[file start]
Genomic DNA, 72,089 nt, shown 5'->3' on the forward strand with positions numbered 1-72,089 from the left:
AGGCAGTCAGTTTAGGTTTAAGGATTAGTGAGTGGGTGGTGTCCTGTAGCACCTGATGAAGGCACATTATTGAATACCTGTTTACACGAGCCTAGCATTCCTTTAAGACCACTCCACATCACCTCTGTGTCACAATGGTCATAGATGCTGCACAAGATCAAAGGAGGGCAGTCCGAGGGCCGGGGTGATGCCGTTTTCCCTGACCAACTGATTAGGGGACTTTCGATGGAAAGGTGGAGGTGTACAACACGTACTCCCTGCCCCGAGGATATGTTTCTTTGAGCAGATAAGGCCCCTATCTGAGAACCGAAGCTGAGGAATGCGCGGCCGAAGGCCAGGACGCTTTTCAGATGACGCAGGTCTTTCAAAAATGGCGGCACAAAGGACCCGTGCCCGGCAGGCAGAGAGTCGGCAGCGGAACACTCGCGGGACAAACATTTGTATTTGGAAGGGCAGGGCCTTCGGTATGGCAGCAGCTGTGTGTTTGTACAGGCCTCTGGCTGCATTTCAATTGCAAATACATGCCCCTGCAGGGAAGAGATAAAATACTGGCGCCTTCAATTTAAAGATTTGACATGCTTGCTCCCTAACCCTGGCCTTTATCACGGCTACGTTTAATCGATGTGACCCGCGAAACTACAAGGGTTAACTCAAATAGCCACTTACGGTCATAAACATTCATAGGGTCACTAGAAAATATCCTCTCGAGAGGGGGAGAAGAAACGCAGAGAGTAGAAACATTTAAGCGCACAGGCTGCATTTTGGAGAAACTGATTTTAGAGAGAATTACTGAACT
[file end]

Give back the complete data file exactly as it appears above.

Genomic DNA, 72,089 nt, shown 5'->3' on the forward strand with positions numbered 1-72,089 from the left:
AGGCAGTCAGTTTAGGTTTAAGGATTAGTGAGTGGGTGGTGTCCTGTAGCACCTGATGAAGGCACATTATTGAATACCTGTTTACACGAGCCTAGCATTCCTTTAAGACCACTCCACATCACCTCTGTGTCACAATGGTCATAGATGCTGCACAAGATCAAAGGAGGGCAGTCCGAGGGCCGGGGTGATGCCGTTTTCCCTGACCAACTGATTAGGGGACTTTCGATGGAAAGGTGGAGGTGTACAACACGTACTCCCTGCCCCGAGGATATGTTTCTTTGAGCAGATAAGGCCCCTATCTGAGAACCGAAGCTGAGGAATGCGCGGCCGAAGGCCAGGACGCTTTTCAGATGACGCAGGTCTTTCAAAAATGGCGGCACAAAGGACCCGTGCCCGGCAGGCAGAGAGTCGGCAGCGGAACACTCGCGGGACAAACATTTGTATTTGGAAGGGCAGGGCCTTCGGTATGGCAGCAGCTGTGTGTTTGTACAGGCCTCTGGCTGCATTTCAATTGCAAATACATGCCCCTGCAGGGAAGAGATAAAATACTGGCGCCTTCAATTTAAAGATTTGACATGCTTGCTCCCTAACCCTGGCCTTTATCACGGCTACGTTTAATCGATGTGACCCGCGAAACTACAAGGGTTAACTCAAATAGCCACTTACGGTCATAAACATTCATAGGGTCACTAGAAAATATCCTCTCGAGAGGGGGAGAAGAAACGCAGAGAGTAGAAACATTTAAGCGCACAGGCTGCATTTTGGAGAAACTGATTTTAGAGAGAATTACTGAACT